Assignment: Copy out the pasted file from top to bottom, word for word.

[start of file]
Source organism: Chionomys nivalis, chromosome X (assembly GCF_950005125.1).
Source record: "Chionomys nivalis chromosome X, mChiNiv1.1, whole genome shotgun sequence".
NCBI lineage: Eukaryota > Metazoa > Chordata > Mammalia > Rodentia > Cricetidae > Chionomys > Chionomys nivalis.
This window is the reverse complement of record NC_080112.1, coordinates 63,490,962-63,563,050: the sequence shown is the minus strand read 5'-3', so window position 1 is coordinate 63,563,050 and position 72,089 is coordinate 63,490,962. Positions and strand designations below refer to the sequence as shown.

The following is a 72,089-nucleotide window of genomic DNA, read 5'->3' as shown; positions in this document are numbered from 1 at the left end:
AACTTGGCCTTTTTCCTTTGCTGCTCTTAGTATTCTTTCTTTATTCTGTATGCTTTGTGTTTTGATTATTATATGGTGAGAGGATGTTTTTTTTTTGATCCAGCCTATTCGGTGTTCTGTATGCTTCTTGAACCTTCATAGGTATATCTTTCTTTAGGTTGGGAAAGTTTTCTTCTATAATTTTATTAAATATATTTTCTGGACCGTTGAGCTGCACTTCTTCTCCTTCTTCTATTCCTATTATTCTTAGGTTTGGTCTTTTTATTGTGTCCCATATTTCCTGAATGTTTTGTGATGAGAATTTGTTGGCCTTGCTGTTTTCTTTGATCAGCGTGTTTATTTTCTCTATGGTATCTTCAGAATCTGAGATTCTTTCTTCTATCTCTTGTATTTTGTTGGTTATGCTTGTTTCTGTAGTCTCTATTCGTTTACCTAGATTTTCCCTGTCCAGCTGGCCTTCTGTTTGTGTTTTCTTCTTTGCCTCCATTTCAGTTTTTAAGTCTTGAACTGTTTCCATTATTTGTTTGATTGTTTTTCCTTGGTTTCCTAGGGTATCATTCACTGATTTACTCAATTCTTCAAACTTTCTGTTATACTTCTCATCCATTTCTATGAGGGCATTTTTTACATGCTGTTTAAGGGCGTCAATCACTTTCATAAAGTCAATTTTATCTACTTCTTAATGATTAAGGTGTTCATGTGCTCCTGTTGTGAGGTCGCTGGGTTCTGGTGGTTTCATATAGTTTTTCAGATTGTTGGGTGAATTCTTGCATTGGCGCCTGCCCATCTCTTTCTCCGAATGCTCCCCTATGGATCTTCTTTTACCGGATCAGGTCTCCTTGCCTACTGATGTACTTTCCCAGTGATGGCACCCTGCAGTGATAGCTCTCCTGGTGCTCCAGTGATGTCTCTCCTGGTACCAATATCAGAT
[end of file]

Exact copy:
Source organism: Chionomys nivalis, chromosome X (assembly GCF_950005125.1).
Source record: "Chionomys nivalis chromosome X, mChiNiv1.1, whole genome shotgun sequence".
NCBI lineage: Eukaryota > Metazoa > Chordata > Mammalia > Rodentia > Cricetidae > Chionomys > Chionomys nivalis.
This window is the reverse complement of record NC_080112.1, coordinates 63,490,962-63,563,050: the sequence shown is the minus strand read 5'-3', so window position 1 is coordinate 63,563,050 and position 72,089 is coordinate 63,490,962. Positions and strand designations below refer to the sequence as shown.

The following is a 72,089-nucleotide window of genomic DNA, read 5'->3' as shown; positions in this document are numbered from 1 at the left end:
AACTTGGCCTTTTTCCTTTGCTGCTCTTAGTATTCTTTCTTTATTCTGTATGCTTTGTGTTTTGATTATTATATGGTGAGAGGATGTTTTTTTTTTGATCCAGCCTATTCGGTGTTCTGTATGCTTCTTGAACCTTCATAGGTATATCTTTCTTTAGGTTGGGAAAGTTTTCTTCTATAATTTTATTAAATATATTTTCTGGACCGTTGAGCTGCACTTCTTCTCCTTCTTCTATTCCTATTATTCTTAGGTTTGGTCTTTTTATTGTGTCCCATATTTCCTGAATGTTTTGTGATGAGAATTTGTTGGCCTTGCTGTTTTCTTTGATCAGCGTGTTTATTTTCTCTATGGTATCTTCAGAATCTGAGATTCTTTCTTCTATCTCTTGTATTTTGTTGGTTATGCTTGTTTCTGTAGTCTCTATTCGTTTACCTAGATTTTCCCTGTCCAGCTGGCCTTCTGTTTGTGTTTTCTTCTTTGCCTCCATTTCAGTTTTTAAGTCTTGAACTGTTTCCATTATTTGTTTGATTGTTTTTCCTTGGTTTCCTAGGGTATCATTCACTGATTTACTCAATTCTTCAAACTTTCTGTTATACTTCTCATCCATTTCTATGAGGGCATTTTTTACATGCTGTTTAAGGGCGTCAATCACTTTCATAAAGTCAATTTTATCTACTTCTTAATGATTAAGGTGTTCATGTGCTCCTGTTGTGAGGTCGCTGGGTTCTGGTGGTTTCATATAGTTTTTCAGATTGTTGGGTGAATTCTTGCATTGGCGCCTGCCCATCTCTTTCTCCGAATGCTCCCCTATGGATCTTCTTTTACCGGATCAGGTCTCCTTGCCTACTGATGTACTTTCCCAGTGATGGCACCCTGCAGTGATAGCTCTCCTGGTGCTCCAGTGATGTCTCTCCTGGTACCAATATCAGAT